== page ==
In the current year and in the future, MoneyPark experts do not expect a further significant increase in mortgage rates. Volatility is expected to remain high, particularly due to high inflation in the US and Europe and fears of a global recession.
The Swiss economy is weakening
The Swiss economy started 2022 on a positive note, but since then the international outlook has worsened. The downward trend is caused primarily by the fall in external demand and the manufacturing industry. Indicators of the financial services and insurance sector, as well as the construction sector, are at an almost constant level. On the other hand, private consumption registered a somewhat positive development.
According to economists at SECO, Switzerland’s GDP should grow by around 2.6% in 2022 and 1.9% in 2023 as the economy normalizes. Risks for the world economy are connected, in particular, with the war in Ukraine and the development of the situation in China. In addition, the hidden danger is significant inflation in the United States and other currency areas and economies, as well as possible new restrictions due to the resumption of the pandemic. These factors may lead to high volatility in the capital markets and thus have consequences for the Swiss economy. SECO’s inflation forecast is 2.5% in 2022 and 1.4% in 2023.
Historical rate increases for fixed mortgages
In the first half of 2022, we saw a huge and unprecedented increase in capital market rates. This has affected fixed mortgage rates. However, in Switzerland and Europe, key interest rates remained low for a long time, although inflation in Europe exploded in the second quarter.
In the coming months, MoneyPark experts expect a significant increase in money market rates based on key central bank rates. A growing number of factors indicate that fixed mortgage rates have peaked and may stabilize at current levels:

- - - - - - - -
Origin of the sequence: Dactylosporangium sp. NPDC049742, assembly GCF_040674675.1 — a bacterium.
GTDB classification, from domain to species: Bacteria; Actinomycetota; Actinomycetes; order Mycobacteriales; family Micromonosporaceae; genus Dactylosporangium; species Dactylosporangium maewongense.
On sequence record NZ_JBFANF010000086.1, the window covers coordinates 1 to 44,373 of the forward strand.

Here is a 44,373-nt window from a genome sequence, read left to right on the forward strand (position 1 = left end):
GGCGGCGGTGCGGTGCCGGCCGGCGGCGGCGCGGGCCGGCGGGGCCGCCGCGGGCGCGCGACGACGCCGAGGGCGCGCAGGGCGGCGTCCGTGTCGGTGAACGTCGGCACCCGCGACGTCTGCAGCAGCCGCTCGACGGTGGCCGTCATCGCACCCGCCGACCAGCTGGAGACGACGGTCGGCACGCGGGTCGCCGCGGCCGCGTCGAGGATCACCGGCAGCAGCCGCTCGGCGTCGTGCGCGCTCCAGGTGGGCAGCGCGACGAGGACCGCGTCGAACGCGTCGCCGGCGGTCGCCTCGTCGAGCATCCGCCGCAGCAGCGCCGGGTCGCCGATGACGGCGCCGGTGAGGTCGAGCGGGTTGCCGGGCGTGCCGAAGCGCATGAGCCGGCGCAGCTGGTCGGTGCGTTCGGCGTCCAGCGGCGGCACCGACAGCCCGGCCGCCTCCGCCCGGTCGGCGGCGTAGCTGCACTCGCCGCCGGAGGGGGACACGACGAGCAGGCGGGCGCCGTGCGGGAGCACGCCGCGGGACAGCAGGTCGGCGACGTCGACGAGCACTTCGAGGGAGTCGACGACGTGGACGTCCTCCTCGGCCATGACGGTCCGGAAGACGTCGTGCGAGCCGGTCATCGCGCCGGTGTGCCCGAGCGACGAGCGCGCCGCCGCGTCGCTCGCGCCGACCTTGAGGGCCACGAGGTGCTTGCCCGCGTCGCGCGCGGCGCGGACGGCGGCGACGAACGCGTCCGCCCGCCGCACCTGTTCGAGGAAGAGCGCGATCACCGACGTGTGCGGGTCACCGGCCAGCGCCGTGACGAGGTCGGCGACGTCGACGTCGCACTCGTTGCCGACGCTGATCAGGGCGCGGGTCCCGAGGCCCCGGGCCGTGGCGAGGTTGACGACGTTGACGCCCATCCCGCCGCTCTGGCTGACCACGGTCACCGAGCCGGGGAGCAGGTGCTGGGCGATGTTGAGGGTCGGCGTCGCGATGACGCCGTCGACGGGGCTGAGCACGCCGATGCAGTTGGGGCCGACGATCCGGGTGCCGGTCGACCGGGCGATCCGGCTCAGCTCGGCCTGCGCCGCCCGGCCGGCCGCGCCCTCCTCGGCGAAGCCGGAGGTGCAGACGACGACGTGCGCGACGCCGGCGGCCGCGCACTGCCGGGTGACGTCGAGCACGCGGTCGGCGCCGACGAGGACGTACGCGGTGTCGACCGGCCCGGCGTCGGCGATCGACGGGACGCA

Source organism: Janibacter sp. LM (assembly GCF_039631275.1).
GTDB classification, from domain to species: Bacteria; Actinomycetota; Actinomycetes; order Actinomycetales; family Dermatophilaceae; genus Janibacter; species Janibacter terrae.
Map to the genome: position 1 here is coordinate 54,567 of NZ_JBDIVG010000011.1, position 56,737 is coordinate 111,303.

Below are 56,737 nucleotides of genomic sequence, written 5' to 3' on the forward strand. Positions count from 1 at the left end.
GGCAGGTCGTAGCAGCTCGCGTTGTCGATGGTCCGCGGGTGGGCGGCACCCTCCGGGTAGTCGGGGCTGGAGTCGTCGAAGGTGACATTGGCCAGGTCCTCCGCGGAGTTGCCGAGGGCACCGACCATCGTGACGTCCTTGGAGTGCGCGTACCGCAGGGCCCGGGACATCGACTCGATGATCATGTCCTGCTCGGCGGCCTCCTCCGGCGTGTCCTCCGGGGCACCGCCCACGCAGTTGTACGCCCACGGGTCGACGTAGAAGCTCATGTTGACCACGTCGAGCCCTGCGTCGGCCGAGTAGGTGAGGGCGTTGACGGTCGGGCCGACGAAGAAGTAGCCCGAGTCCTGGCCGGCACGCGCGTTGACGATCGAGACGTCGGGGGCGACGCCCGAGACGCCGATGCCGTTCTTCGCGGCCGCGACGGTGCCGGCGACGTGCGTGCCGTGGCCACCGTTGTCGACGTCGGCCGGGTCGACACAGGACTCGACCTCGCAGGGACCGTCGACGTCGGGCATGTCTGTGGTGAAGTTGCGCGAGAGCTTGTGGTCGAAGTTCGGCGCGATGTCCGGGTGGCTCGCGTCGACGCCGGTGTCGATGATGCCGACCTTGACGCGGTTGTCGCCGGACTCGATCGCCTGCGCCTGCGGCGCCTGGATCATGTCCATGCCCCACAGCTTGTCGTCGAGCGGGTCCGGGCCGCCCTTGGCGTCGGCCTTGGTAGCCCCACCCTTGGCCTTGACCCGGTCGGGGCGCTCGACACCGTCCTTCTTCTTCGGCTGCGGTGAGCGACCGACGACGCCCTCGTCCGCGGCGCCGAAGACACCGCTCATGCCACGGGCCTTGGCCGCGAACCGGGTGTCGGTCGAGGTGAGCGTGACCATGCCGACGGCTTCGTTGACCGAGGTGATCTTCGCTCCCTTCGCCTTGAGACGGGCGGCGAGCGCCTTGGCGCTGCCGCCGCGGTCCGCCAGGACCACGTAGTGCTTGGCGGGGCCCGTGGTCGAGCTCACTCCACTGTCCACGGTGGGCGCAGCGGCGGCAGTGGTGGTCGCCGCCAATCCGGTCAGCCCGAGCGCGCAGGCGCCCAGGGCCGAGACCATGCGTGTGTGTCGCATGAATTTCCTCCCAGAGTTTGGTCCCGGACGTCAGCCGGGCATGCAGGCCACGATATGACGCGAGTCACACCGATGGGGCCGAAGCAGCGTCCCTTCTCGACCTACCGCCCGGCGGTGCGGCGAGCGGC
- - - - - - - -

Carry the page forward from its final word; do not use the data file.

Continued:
- Concerns about a global recession continue to grow. Further rate hikes, especially in Europe, could completely strangle the economy.
- It is becoming more and more obvious that inflation cannot be fought by a sharp increase in interest rates alone. Other factors, such as lack of energy or food, weigh too much.
- Growth in Switzerland’s economy is expected to be much weaker over the next few months than expected at the start of the year.
- The Swiss (residential) real estate market has withstood the crisis, but prices have still risen sharply, although experts believe risk premiums will remain low.
- The 10-year benchmark rate increased by 200 basis points during the first half of the year. In recent weeks, it has become apparent that these rate hike forecasts may be overstated.
- Experts consider stabilization of mortgage rates at the current level as the most likely scenario for the next 18 months. Thus, interest rates will remain at historically low levels.
- However, uncertainties remain that could trigger rates to go down or up.
Record prices for housing are maintained
In 2021, house prices reached a new all-time high due to increased demand and stagnant supply of real estate. The situation should not change this year. The stable value of real estate has gained popularity during the pandemic, and the advent of the home office has changed the demand for housing. Peripheral areas should remain particularly attractive, while price growth in cities should be less pronounced than in recent years.
Determinants of the mortgage rate
Economic development and rates around the world
As an exporting country, Switzerland is highly dependent on the world economy and, in particular, on the EU, its main trading partner. The monetary policy of the ECB directly affects the EUR/CHF exchange rate. Therefore, MoneyPark experts also study the situation in the EU for their forecasts.
The following indicators are relevant:
- Monetary policy of the Fed, ECB and SNB, especially in the current context of strong inflationary trends
- Political discussions (for example, ways out of the coronavirus crisis, the trade war between the United States and China, political tensions between NATO and Russia, the framework agreement between Switzerland and the EU, etc.)
- Evolution of GDP, inflation, consumer prices and purchasing managers’ index
- Evolution of the unemployment rate in Switzerland
Negative rates will soon be a thing of the past
After the 2009 financial crisis, central banks around the world cut rates sharply to stimulate the economy with cheap money. With (anticipated) interest rate hikes by the central bank, the end of negative rates in Switzerland is imminent after more than a decade in power. Experts assume that the key rate of the SNB will increase by 0.5% and reach 0.25% by the end of the year. The sequence of events is very uncertain. Out-of-control inflation in Europe and the United States argues for further rate hikes, at least in the short-term money market. However, the risk of a full-blown recession if rates continue to rise contradicts this assumption. Therefore, there are many uncertainties in the forecasts. Experts believe that medium- and long-term mortgage rates will stabilize at current levels, and Saron money market mortgages will become more expensive